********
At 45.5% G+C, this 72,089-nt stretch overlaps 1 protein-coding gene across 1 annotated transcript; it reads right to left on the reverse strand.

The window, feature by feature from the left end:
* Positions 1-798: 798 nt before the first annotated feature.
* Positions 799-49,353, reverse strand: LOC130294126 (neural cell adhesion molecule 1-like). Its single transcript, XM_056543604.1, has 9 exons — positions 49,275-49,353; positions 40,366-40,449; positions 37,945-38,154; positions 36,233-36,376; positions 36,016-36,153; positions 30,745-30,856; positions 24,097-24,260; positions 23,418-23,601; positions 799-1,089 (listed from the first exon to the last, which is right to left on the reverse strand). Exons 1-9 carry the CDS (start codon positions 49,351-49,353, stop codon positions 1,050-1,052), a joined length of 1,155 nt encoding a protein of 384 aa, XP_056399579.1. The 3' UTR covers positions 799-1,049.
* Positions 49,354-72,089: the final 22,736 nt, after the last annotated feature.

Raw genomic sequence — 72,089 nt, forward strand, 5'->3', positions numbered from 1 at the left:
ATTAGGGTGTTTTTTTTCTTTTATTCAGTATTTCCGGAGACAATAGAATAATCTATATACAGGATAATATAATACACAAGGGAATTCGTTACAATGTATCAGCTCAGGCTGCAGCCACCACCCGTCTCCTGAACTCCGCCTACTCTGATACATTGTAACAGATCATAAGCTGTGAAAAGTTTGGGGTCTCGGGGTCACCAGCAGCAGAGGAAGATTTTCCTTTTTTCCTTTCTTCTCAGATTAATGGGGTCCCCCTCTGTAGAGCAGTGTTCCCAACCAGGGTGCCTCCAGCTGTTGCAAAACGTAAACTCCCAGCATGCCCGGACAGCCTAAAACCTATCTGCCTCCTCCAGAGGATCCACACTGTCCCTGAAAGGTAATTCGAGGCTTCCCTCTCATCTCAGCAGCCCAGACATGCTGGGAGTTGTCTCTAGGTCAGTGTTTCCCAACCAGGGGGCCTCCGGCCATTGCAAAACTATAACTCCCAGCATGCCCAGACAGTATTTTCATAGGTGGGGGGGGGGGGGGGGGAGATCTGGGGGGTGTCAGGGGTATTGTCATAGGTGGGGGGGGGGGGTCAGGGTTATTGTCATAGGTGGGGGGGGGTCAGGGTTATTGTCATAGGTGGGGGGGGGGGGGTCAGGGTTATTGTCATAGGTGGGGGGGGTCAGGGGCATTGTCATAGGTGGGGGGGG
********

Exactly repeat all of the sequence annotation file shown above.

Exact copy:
At 45.5% G+C, this 72,089-nt stretch overlaps 1 protein-coding gene across 1 annotated transcript; it reads right to left on the reverse strand.

The window, feature by feature from the left end:
* Positions 1-798: 798 nt before the first annotated feature.
* Positions 799-49,353, reverse strand: LOC130294126 (neural cell adhesion molecule 1-like). Its single transcript, XM_056543604.1, has 9 exons — positions 49,275-49,353; positions 40,366-40,449; positions 37,945-38,154; positions 36,233-36,376; positions 36,016-36,153; positions 30,745-30,856; positions 24,097-24,260; positions 23,418-23,601; positions 799-1,089 (listed from the first exon to the last, which is right to left on the reverse strand). Exons 1-9 carry the CDS (start codon positions 49,351-49,353, stop codon positions 1,050-1,052), a joined length of 1,155 nt encoding a protein of 384 aa, XP_056399579.1. The 3' UTR covers positions 799-1,049.
* Positions 49,354-72,089: the final 22,736 nt, after the last annotated feature.

Raw genomic sequence — 72,089 nt, forward strand, 5'->3', positions numbered from 1 at the left:
ATTAGGGTGTTTTTTTTCTTTTATTCAGTATTTCCGGAGACAATAGAATAATCTATATACAGGATAATATAATACACAAGGGAATTCGTTACAATGTATCAGCTCAGGCTGCAGCCACCACCCGTCTCCTGAACTCCGCCTACTCTGATACATTGTAACAGATCATAAGCTGTGAAAAGTTTGGGGTCTCGGGGTCACCAGCAGCAGAGGAAGATTTTCCTTTTTTCCTTTCTTCTCAGATTAATGGGGTCCCCCTCTGTAGAGCAGTGTTCCCAACCAGGGTGCCTCCAGCTGTTGCAAAACGTAAACTCCCAGCATGCCCGGACAGCCTAAAACCTATCTGCCTCCTCCAGAGGATCCACACTGTCCCTGAAAGGTAATTCGAGGCTTCCCTCTCATCTCAGCAGCCCAGACATGCTGGGAGTTGTCTCTAGGTCAGTGTTTCCCAACCAGGGGGCCTCCGGCCATTGCAAAACTATAACTCCCAGCATGCCCAGACAGTATTTTCATAGGTGGGGGGGGGGGGGGGGGAGATCTGGGGGGTGTCAGGGGTATTGTCATAGGTGGGGGGGGGGGGTCAGGGTTATTGTCATAGGTGGGGGGGGGTCAGGGTTATTGTCATAGGTGGGGGGGGGGGGGTCAGGGTTATTGTCATAGGTGGGGGGGGTCAGGGGCATTGTCATAGGTGGGGGGGG